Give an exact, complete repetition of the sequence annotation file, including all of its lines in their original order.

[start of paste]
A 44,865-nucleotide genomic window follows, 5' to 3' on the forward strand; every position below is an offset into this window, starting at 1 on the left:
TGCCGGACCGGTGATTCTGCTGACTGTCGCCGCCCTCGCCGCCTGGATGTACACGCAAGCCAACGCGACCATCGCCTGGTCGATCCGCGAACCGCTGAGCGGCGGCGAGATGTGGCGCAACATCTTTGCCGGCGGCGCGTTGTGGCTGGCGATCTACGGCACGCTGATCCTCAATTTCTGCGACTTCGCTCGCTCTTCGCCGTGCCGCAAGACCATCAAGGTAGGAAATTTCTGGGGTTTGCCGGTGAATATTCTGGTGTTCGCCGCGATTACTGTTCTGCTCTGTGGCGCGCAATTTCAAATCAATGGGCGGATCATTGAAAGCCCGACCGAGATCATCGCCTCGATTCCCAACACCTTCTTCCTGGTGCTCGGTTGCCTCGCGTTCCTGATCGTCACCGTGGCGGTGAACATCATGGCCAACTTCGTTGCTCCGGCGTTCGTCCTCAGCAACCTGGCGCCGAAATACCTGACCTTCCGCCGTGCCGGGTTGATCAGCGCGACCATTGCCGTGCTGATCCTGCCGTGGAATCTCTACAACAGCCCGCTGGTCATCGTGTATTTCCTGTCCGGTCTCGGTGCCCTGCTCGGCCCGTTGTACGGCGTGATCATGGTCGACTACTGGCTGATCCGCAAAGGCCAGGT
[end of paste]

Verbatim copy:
A 44,865-nucleotide genomic window follows, 5' to 3' on the forward strand; every position below is an offset into this window, starting at 1 on the left:
TGCCGGACCGGTGATTCTGCTGACTGTCGCCGCCCTCGCCGCCTGGATGTACACGCAAGCCAACGCGACCATCGCCTGGTCGATCCGCGAACCGCTGAGCGGCGGCGAGATGTGGCGCAACATCTTTGCCGGCGGCGCGTTGTGGCTGGCGATCTACGGCACGCTGATCCTCAATTTCTGCGACTTCGCTCGCTCTTCGCCGTGCCGCAAGACCATCAAGGTAGGAAATTTCTGGGGTTTGCCGGTGAATATTCTGGTGTTCGCCGCGATTACTGTTCTGCTCTGTGGCGCGCAATTTCAAATCAATGGGCGGATCATTGAAAGCCCGACCGAGATCATCGCCTCGATTCCCAACACCTTCTTCCTGGTGCTCGGTTGCCTCGCGTTCCTGATCGTCACCGTGGCGGTGAACATCATGGCCAACTTCGTTGCTCCGGCGTTCGTCCTCAGCAACCTGGCGCCGAAATACCTGACCTTCCGCCGTGCCGGGTTGATCAGCGCGACCATTGCCGTGCTGATCCTGCCGTGGAATCTCTACAACAGCCCGCTGGTCATCGTGTATTTCCTGTCCGGTCTCGGTGCCCTGCTCGGCCCGTTGTACGGCGTGATCATGGTCGACTACTGGCTGATCCGCAAAGGCCAGGT